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Solar Calor fell under his spell promptly. Retkove smiled to himself. Unlike the Earthlings, who’d banished his kind to one sector of the miserable hellhole, the Apollans had no resistance to vampires. Of course, they had no experience of vampires either. If he played his cards right, he could feast on the pleasures of Apoll’ex for ages before anyone realized he was here and tried to limit him. Of course, he’d have to be careful not to draw much attention to himself and, above all, not to damage any of the Apollans irreparably. He could spell them just right so no one would ever remember being with him.
rays. His creation made it possible for him to be the first vampire ever on the sun-worshipping planet Apoll’ex. In later years, when others of his kind followed him here, they’d have him to thank, him to acknowledge. In addition to current pleasures, he’d enjoy future honors.
Trey. He didn’t want to share any of his reactions with the two other men, wanted to savor this time alone with Paul. After all, he didn’t know how much more of it there would be when they landed on Apoll’ex. Not only would Val face the competition of other Apollans, he knew the planet did not have a tradition of exclusive couples. Or vampires. They could be headed for rough waters as far as their relationship -- and much more -- went.
“Given the reality of being close to death at Ideg Retkove’s hands, can you blame me?” Val shook his head. “But your opinion was based on more than that.” Paul pursed his lips. “I studied a bit about vampires for an independent project at university. What I learned wasn’t complimentary. Now, of course, I know how superficial everything I had access to back then was. We can correct such previous misinformation once we get there.” Val suspected Paul was glossing over a lot of potential difficulties with his characteristic optimism.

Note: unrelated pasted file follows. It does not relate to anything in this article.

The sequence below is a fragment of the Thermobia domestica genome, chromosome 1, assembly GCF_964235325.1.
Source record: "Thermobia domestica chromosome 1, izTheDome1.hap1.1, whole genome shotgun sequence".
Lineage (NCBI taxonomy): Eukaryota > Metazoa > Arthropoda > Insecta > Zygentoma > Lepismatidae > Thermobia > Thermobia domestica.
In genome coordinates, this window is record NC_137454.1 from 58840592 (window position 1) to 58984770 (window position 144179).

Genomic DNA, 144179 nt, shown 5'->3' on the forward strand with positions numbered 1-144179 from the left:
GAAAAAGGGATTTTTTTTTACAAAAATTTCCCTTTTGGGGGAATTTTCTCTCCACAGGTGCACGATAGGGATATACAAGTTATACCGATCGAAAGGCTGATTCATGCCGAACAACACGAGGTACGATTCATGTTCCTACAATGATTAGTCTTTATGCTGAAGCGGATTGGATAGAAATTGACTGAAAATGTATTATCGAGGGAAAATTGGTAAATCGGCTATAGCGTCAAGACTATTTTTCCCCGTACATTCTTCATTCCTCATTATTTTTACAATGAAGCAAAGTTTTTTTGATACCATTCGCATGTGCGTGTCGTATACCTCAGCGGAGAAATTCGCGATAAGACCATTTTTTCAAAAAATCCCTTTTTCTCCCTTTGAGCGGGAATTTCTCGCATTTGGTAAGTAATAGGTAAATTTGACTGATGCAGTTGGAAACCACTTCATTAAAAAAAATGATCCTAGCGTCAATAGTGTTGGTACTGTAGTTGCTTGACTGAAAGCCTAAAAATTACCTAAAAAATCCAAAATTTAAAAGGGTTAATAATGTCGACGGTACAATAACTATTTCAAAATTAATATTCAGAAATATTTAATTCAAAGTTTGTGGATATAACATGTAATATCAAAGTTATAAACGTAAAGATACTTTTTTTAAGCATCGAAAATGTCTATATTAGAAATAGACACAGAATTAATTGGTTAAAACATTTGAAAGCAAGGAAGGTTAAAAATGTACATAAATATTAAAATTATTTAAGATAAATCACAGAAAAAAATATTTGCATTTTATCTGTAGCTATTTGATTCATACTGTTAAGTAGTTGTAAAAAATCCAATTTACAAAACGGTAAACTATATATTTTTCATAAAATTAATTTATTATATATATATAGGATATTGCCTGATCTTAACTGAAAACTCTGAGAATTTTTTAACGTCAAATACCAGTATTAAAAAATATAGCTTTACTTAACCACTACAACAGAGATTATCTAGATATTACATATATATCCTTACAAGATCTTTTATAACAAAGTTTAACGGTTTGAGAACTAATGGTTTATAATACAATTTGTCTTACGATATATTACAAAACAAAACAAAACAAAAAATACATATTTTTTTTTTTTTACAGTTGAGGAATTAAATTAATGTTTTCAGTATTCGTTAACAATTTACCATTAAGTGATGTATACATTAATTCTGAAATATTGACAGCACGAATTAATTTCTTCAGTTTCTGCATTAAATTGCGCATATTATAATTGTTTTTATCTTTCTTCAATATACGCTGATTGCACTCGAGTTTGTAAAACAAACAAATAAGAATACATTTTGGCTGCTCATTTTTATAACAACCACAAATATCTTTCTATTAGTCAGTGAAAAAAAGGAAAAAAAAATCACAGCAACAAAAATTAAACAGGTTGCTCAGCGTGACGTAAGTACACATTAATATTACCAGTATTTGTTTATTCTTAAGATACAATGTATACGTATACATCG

Soleil shrugged. “The technicians involved with generation have perfected the process so that criminals aren’t produced.” That claim raised Val’s cynicism. “No offense, Soleil, Paul, but that sounds like a cop-out. Unless every being on Apoll’ex is exactly identical, which I know isn’t the case because you two aren’t, how can you know you’ll never have some homegrown criminals? How can you feel secure that your society can continue with no forms of punishment for wrongdoers?” “We know it as surely as we know our names,” Paul said. “But we may not be able to explain in ways that will be clear to you.” “You’re still thinking of Apoll’ex in the terms of your Earthling experience,” Soleil said. “To understand Apoll’ex, you need to view our world from a completely different perspective. And that’s just about impossible until you’re actually there.” “In other words,” Trey picked up, “reserve judgment. Okay, done. But what if Ideg Retkove is doing the same as we are and traveling to Apoll’ex? Somehow, I doubt that exposure to your peaceful ways will do anything to reform him.” Both Paul and Soleil looked horror-stricken. “Retkove on Apoll’ex? Talk about a rabid wolf among unsuspecting sheep. Hecan’t have gone to Apoll’ex.” Even as Paul said the words, the possibility of exactly that having happened seized hold of Val. “Just as a hypothetical,” he asked, hoping not to freak Paul and Soleil out too much, “what if Ideg Retkove came to Apoll’ex? Surely the powers that be must have some way to deal with him.” “You’re assuming Retkove would be out to harm the Apollans.” Trey, though hardly a fan of the criminal’s, didn’t hate him nearly as much as Val.